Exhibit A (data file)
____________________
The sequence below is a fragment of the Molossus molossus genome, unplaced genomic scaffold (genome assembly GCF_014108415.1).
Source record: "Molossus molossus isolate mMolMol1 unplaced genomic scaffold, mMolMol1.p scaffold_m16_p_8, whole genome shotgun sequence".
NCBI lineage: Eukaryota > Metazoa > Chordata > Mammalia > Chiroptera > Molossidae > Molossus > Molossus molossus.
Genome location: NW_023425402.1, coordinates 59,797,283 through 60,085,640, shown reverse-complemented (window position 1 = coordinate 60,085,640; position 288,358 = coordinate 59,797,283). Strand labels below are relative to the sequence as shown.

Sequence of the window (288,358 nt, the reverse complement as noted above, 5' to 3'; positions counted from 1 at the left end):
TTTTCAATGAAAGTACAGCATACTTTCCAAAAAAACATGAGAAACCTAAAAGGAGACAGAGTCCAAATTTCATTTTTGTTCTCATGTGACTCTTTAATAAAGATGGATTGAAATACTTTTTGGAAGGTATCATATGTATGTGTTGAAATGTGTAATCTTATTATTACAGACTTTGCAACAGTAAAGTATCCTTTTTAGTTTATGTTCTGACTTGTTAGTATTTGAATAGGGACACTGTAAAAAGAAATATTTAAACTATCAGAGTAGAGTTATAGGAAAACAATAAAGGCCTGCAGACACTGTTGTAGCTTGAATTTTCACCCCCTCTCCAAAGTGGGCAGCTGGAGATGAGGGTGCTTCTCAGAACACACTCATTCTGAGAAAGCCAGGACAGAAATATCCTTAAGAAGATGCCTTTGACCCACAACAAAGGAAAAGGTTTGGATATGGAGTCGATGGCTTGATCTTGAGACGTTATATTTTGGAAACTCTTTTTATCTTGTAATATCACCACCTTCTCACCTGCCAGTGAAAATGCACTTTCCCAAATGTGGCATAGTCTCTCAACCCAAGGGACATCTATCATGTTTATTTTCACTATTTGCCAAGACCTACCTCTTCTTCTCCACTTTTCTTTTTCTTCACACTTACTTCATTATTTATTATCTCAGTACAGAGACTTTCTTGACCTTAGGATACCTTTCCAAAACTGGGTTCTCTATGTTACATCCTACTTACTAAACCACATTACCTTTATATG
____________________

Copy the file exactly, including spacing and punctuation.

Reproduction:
The sequence below is a fragment of the Molossus molossus genome, unplaced genomic scaffold (genome assembly GCF_014108415.1).
Source record: "Molossus molossus isolate mMolMol1 unplaced genomic scaffold, mMolMol1.p scaffold_m16_p_8, whole genome shotgun sequence".
NCBI lineage: Eukaryota > Metazoa > Chordata > Mammalia > Chiroptera > Molossidae > Molossus > Molossus molossus.
Genome location: NW_023425402.1, coordinates 59,797,283 through 60,085,640, shown reverse-complemented (window position 1 = coordinate 60,085,640; position 288,358 = coordinate 59,797,283). Strand labels below are relative to the sequence as shown.

Sequence of the window (288,358 nt, the reverse complement as noted above, 5' to 3'; positions counted from 1 at the left end):
TTTTCAATGAAAGTACAGCATACTTTCCAAAAAAACATGAGAAACCTAAAAGGAGACAGAGTCCAAATTTCATTTTTGTTCTCATGTGACTCTTTAATAAAGATGGATTGAAATACTTTTTGGAAGGTATCATATGTATGTGTTGAAATGTGTAATCTTATTATTACAGACTTTGCAACAGTAAAGTATCCTTTTTAGTTTATGTTCTGACTTGTTAGTATTTGAATAGGGACACTGTAAAAAGAAATATTTAAACTATCAGAGTAGAGTTATAGGAAAACAATAAAGGCCTGCAGACACTGTTGTAGCTTGAATTTTCACCCCCTCTCCAAAGTGGGCAGCTGGAGATGAGGGTGCTTCTCAGAACACACTCATTCTGAGAAAGCCAGGACAGAAATATCCTTAAGAAGATGCCTTTGACCCACAACAAAGGAAAAGGTTTGGATATGGAGTCGATGGCTTGATCTTGAGACGTTATATTTTGGAAACTCTTTTTATCTTGTAATATCACCACCTTCTCACCTGCCAGTGAAAATGCACTTTCCCAAATGTGGCATAGTCTCTCAACCCAAGGGACATCTATCATGTTTATTTTCACTATTTGCCAAGACCTACCTCTTCTTCTCCACTTTTCTTTTTCTTCACACTTACTTCATTATTTATTATCTCAGTACAGAGACTTTCTTGACCTTAGGATACCTTTCCAAAACTGGGTTCTCTATGTTACATCCTACTTACTAAACCACATTACCTTTATATG